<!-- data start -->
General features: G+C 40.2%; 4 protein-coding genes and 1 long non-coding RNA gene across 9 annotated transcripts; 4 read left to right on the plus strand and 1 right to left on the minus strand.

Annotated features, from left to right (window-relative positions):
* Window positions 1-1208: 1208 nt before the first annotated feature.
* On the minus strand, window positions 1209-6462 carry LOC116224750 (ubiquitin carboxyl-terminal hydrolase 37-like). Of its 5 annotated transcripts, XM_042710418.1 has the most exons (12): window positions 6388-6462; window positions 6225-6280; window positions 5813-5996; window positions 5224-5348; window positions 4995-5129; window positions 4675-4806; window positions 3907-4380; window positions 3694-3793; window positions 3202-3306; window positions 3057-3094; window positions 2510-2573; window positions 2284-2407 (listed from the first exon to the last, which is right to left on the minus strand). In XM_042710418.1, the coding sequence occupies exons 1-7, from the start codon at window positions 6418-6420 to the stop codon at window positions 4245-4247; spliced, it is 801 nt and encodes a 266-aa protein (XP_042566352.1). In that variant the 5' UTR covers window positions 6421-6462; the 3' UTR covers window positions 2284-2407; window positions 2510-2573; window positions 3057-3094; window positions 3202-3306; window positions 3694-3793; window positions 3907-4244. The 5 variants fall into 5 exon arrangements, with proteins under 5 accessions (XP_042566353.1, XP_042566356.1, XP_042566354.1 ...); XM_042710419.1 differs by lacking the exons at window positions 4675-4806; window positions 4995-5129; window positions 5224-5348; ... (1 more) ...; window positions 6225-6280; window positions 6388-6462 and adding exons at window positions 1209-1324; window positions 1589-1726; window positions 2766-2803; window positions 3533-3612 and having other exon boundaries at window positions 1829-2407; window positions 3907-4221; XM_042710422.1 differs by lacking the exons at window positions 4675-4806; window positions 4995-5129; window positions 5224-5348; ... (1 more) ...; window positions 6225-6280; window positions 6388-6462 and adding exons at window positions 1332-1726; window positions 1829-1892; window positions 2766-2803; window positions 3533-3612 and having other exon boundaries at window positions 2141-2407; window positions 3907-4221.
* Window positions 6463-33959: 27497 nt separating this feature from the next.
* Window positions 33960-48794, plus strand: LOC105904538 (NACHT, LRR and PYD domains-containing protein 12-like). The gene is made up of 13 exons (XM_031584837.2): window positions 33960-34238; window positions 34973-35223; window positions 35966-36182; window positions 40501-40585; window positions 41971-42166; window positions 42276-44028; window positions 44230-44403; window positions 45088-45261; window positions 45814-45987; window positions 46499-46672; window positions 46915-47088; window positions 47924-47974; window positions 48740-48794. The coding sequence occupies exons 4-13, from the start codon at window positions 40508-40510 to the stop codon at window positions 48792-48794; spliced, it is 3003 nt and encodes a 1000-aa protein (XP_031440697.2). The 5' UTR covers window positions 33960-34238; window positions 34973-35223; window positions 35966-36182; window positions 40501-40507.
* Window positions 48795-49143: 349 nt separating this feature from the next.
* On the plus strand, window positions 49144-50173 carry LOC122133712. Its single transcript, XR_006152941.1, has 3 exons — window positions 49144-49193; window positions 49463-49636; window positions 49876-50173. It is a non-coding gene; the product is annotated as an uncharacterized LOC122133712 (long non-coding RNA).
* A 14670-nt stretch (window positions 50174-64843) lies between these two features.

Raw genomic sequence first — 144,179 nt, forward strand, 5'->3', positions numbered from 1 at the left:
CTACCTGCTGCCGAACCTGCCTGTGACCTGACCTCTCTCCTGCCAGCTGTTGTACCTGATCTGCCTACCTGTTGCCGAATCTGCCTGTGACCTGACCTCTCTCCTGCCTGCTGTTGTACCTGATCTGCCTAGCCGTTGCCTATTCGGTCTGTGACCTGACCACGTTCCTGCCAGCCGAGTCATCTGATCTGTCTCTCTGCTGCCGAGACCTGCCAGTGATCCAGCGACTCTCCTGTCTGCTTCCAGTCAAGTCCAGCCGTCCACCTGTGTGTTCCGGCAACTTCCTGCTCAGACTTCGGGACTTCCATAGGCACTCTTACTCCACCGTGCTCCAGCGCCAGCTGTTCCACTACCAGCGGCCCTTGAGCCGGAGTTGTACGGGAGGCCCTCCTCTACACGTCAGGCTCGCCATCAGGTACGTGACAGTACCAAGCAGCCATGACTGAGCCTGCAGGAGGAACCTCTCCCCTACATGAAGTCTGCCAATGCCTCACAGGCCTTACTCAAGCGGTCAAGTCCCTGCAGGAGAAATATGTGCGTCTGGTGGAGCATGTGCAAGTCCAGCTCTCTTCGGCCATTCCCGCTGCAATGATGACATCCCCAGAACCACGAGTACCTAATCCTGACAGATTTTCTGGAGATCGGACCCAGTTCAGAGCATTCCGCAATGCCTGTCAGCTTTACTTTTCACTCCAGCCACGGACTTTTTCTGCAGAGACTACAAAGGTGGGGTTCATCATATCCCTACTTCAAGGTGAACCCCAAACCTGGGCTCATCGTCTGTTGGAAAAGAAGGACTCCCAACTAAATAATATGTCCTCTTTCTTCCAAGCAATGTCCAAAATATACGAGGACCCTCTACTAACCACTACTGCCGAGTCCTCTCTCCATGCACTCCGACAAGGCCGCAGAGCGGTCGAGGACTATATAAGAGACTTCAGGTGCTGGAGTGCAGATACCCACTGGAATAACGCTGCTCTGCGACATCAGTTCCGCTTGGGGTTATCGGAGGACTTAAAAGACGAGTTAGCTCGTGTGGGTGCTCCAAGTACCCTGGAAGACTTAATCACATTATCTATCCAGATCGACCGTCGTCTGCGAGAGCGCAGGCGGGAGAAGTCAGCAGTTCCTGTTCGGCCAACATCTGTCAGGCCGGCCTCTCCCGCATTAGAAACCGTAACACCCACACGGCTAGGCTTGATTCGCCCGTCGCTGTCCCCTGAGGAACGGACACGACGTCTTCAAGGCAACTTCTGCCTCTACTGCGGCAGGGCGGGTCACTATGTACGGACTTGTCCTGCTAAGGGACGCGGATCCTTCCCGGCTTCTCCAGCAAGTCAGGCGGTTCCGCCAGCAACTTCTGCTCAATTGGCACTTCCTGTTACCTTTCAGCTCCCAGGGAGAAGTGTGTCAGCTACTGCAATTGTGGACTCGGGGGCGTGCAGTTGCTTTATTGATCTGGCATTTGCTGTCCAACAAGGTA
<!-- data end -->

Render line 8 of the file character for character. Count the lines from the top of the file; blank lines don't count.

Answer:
* On the plus strand, window positions 49144-50173 carry LOC122133712. Its single transcript, XR_006152941.1, has 3 exons — window positions 49144-49193; window positions 49463-49636; window positions 49876-50173. It is a non-coding gene; the product is annotated as an uncharacterized LOC122133712 (long non-coding RNA).